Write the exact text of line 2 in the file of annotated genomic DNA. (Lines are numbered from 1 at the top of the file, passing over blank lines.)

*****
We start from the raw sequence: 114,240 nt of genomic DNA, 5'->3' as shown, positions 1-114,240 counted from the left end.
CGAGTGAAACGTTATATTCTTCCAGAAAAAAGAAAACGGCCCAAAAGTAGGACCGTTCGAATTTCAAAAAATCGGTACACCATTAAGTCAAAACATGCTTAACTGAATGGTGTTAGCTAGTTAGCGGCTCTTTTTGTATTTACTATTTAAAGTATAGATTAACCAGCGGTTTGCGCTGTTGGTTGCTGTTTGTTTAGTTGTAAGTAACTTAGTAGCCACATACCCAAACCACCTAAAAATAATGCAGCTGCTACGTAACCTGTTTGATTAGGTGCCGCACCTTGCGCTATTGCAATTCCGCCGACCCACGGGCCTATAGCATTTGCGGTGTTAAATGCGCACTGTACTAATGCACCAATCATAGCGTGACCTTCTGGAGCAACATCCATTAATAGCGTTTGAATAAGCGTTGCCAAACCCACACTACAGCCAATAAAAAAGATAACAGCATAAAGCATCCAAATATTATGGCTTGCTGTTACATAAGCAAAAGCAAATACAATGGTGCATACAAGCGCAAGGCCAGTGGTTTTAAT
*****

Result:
CGAGTGAAACGTTATATTCTTCCAGAAAAAAGAAAACGGCCCAAAAGTAGGACCGTTCGAATTTCAAAAAATCGGTACACCATTAAGTCAAAACATGCTTAACTGAATGGTGTTAGCTAGTTAGCGGCTCTTTTTGTATTTACTATTTAAAGTATAGATTAACCAGCGGTTTGCGCTGTTGGTTGCTGTTTGTTTAGTTGTAAGTAACTTAGTAGCCACATACCCAAACCACCTAAAAATAATGCAGCTGCTACGTAACCTGTTTGATTAGGTGCCGCACCTTGCGCTATTGCAATTCCGCCGACCCACGGGCCTATAGCATTTGCGGTGTTAAATGCGCACTGTACTAATGCACCAATCATAGCGTGACCTTCTGGAGCAACATCCATTAATAGCGTTTGAATAAGCGTTGCCAAACCCACACTACAGCCAATAAAAAAGATAACAGCATAAAGCATCCAAATATTATGGCTTGCTGTTACATAAGCAAAAGCAAATACAATGGTGCATACAAGCGCAAGGCCAGTGGTTTTAAT